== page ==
The little appellation of Collioure
flourishes between the Mediterranean and the Pyrenees, in the far south of the Pyrenees-Orientales department. The vineyards, which overlap with those of Banyuls and Banyuls Grand Cru, extend into the villages of Collioure, Port-Vendres, Banyuls, and Cerbère. Collioure covers 1,700 hectares (4,201 acres), but only 640 ha (1,581 acres) of those are currently dedicated to this appellation, for an annual production of about 19,000 hectoliters of red (70% of the production), white, and rosé.
In a vast amphitheater facing the sea, the vineyards of Collioure sit on small terraces supported by 6,000 kilometers (3,718 miles) of dry stone walls that have been built over the centuries by many generations of vignerons (winegrowers). The hillsides, which reach up to a 40% slope, sit on a bedrock of Cambrian brown schist. The terroir is perfectly conveyed by the wines from such producers as Domaine Coume del Mas, Domaine de la Rectorie, Cave de l'Abbé Rous, and Domaine du Mas Blanc.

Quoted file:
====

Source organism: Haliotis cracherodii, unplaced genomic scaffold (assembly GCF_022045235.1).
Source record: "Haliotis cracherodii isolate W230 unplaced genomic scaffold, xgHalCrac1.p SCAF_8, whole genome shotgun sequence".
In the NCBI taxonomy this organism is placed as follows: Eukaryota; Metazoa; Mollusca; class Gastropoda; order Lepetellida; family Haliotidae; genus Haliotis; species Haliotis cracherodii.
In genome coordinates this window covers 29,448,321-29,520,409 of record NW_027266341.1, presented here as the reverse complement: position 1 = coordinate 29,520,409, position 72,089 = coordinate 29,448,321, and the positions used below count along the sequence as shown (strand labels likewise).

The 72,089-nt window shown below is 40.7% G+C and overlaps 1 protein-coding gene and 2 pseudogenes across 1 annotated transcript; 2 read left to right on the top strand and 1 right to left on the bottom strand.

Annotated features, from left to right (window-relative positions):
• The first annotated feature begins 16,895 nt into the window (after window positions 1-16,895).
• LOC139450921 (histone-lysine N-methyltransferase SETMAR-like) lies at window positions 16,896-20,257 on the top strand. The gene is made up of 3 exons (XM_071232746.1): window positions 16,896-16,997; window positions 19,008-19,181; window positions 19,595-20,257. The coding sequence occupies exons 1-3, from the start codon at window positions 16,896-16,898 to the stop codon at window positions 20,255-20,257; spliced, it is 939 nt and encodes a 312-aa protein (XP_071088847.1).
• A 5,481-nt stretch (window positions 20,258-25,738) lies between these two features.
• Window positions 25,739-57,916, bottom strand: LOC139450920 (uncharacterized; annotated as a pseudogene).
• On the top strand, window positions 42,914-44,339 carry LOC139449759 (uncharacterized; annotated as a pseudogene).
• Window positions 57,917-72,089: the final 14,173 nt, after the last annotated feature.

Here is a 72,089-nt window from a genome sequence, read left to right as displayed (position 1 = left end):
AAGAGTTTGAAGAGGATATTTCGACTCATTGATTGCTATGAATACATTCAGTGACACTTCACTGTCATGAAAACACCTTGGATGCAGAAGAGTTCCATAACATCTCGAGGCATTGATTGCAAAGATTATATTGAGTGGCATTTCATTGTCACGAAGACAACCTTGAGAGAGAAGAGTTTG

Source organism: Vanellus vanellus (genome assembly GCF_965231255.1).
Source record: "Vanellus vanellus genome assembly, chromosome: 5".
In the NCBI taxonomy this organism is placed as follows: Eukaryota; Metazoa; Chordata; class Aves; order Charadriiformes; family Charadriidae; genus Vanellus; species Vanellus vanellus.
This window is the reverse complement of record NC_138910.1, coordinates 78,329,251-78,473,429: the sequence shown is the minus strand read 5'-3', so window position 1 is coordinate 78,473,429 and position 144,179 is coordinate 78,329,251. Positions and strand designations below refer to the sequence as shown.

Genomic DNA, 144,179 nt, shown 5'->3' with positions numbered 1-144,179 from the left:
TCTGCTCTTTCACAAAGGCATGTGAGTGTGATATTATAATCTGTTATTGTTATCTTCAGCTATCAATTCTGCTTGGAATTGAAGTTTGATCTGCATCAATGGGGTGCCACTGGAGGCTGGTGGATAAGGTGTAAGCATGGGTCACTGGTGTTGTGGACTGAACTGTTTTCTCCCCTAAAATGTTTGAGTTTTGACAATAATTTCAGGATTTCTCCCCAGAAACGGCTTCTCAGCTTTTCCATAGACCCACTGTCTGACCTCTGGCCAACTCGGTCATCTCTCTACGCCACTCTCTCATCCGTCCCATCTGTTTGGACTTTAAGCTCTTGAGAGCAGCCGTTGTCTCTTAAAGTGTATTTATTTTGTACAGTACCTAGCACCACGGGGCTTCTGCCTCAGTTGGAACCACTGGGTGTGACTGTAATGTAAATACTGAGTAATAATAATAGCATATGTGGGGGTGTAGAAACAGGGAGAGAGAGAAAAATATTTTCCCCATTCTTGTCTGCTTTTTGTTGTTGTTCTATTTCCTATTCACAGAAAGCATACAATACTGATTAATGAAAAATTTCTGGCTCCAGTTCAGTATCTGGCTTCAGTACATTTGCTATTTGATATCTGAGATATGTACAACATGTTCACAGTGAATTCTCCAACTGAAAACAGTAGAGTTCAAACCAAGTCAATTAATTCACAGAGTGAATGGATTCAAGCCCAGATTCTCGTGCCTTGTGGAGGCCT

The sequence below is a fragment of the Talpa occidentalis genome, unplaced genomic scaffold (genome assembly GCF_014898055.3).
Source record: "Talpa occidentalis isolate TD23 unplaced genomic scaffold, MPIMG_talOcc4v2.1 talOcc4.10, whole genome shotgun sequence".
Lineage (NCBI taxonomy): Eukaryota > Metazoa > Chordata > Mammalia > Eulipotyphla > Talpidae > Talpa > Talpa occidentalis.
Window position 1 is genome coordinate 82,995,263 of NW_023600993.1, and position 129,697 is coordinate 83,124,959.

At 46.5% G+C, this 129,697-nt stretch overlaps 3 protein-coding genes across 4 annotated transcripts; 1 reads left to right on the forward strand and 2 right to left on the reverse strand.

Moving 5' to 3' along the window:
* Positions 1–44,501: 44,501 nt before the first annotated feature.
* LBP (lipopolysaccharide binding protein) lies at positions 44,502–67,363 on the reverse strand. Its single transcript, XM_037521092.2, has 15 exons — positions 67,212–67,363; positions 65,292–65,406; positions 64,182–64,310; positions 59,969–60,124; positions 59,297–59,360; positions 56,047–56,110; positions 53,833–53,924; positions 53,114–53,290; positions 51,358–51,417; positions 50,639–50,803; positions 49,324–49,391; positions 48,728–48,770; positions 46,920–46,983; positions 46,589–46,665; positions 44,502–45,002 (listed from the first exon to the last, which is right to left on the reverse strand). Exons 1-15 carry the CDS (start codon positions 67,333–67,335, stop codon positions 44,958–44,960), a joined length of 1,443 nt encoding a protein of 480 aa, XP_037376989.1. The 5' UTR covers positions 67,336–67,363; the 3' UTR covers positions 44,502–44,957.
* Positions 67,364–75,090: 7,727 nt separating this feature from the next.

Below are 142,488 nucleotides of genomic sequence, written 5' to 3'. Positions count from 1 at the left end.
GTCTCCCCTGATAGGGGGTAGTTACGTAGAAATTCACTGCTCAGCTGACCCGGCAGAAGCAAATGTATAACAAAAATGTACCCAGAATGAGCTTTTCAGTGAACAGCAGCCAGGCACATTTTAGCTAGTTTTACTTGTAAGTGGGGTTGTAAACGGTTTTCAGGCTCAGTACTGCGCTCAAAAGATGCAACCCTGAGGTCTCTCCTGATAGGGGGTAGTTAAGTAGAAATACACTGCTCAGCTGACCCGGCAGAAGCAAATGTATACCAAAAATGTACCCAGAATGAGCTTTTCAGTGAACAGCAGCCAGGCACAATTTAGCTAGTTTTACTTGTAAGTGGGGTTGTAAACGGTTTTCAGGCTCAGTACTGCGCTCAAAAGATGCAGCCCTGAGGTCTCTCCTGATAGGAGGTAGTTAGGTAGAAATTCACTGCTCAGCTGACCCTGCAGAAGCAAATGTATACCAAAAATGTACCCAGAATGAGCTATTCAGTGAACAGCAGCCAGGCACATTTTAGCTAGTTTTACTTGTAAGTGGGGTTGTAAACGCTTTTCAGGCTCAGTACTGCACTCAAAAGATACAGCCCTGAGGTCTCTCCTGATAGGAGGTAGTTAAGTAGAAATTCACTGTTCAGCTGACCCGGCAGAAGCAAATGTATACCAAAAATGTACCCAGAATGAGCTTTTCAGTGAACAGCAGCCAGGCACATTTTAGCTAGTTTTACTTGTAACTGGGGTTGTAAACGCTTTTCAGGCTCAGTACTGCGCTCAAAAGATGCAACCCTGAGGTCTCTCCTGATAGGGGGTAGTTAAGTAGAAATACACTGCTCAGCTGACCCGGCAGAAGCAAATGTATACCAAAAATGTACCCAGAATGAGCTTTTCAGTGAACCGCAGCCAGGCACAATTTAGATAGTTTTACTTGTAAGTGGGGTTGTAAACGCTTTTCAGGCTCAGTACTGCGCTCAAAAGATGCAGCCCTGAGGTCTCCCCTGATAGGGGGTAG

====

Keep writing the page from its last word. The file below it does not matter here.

Old vines of Grenache Gris and Grenache Blanc help white Collioures reach the full potential of the terroir. These great southern wines go perfectly with the rich products of the Mediterranean. The distinctive, structured, powerful, fat rosés are bottled early to preserve their freshness and aromatic intensity. The red wines, made from Grenache Noir, Syrah, Mourvèdre, and Carignan Noir, may be released the July 1st following the harvest, but most growers mature their wines for a year or more before bottling. Collioure is a fleshy, warm, concentrated, tannic wine that benefits from long aging.